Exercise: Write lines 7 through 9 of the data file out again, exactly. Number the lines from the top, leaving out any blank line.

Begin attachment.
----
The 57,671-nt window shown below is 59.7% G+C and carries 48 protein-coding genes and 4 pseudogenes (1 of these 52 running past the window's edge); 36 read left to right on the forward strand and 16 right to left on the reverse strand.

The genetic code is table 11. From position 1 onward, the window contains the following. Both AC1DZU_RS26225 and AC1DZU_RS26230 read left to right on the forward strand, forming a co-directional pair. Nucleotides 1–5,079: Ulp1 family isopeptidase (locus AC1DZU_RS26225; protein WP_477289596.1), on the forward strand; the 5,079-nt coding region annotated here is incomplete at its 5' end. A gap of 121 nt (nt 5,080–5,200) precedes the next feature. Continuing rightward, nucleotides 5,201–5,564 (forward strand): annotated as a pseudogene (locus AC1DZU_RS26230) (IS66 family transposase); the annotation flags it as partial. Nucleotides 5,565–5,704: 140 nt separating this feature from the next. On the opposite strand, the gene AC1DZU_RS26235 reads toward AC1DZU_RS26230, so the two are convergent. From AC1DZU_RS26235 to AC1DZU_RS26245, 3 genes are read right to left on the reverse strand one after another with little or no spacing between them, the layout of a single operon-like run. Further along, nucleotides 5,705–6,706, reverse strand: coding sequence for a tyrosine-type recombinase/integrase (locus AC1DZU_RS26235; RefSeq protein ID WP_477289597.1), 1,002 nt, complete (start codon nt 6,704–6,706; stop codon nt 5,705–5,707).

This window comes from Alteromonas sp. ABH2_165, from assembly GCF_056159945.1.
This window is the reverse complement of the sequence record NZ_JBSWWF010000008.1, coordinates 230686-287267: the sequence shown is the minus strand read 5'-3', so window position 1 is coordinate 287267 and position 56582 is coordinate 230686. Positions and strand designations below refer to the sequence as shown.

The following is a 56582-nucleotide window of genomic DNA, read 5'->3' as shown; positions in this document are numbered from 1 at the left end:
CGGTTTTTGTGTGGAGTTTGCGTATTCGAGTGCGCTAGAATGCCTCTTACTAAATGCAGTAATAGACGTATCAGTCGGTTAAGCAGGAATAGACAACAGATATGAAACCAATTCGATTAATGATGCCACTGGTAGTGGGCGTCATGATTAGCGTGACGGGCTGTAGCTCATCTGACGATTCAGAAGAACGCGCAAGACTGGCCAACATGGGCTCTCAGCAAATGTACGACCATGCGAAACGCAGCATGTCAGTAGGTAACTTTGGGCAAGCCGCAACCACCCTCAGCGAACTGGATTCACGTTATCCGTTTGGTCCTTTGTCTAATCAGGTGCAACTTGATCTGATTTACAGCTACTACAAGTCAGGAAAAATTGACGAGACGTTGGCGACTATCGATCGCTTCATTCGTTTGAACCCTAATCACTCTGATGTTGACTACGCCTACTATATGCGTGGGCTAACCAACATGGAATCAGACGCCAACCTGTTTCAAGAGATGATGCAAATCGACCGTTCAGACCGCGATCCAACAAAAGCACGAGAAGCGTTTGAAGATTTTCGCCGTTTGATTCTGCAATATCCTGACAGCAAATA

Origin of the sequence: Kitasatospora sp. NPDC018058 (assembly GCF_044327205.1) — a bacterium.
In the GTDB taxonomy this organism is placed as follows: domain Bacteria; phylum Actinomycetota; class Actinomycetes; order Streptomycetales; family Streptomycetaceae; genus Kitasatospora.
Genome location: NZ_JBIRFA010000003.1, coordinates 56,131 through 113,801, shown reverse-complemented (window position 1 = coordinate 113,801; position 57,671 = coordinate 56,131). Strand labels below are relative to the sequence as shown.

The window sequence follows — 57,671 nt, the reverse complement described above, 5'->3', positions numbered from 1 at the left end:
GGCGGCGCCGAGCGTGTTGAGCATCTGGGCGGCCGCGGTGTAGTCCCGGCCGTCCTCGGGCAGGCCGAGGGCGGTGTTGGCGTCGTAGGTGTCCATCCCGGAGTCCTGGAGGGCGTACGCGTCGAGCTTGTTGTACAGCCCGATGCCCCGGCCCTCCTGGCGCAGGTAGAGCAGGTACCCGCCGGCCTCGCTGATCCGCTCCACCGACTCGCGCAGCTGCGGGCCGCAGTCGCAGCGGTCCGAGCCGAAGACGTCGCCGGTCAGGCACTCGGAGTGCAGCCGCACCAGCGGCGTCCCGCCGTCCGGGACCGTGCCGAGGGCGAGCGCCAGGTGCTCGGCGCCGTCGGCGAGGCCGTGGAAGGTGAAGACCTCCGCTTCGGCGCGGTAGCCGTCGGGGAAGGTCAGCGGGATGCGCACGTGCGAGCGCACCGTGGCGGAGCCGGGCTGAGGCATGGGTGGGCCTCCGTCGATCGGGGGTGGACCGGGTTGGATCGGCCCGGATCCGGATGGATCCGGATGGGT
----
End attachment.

Origin of the sequence: Kitasatospora sp. NPDC018058 (assembly GCF_044327205.1) — a bacterium.
In the GTDB taxonomy this organism is placed as follows: domain Bacteria; phylum Actinomycetota; class Actinomycetes; order Streptomycetales; family Streptomycetaceae; genus Kitasatospora.
Genome location: NZ_JBIRFA010000003.1, coordinates 56,131 through 113,801, shown reverse-complemented (window position 1 = coordinate 113,801; position 57,671 = coordinate 56,131). Strand labels below are relative to the sequence as shown.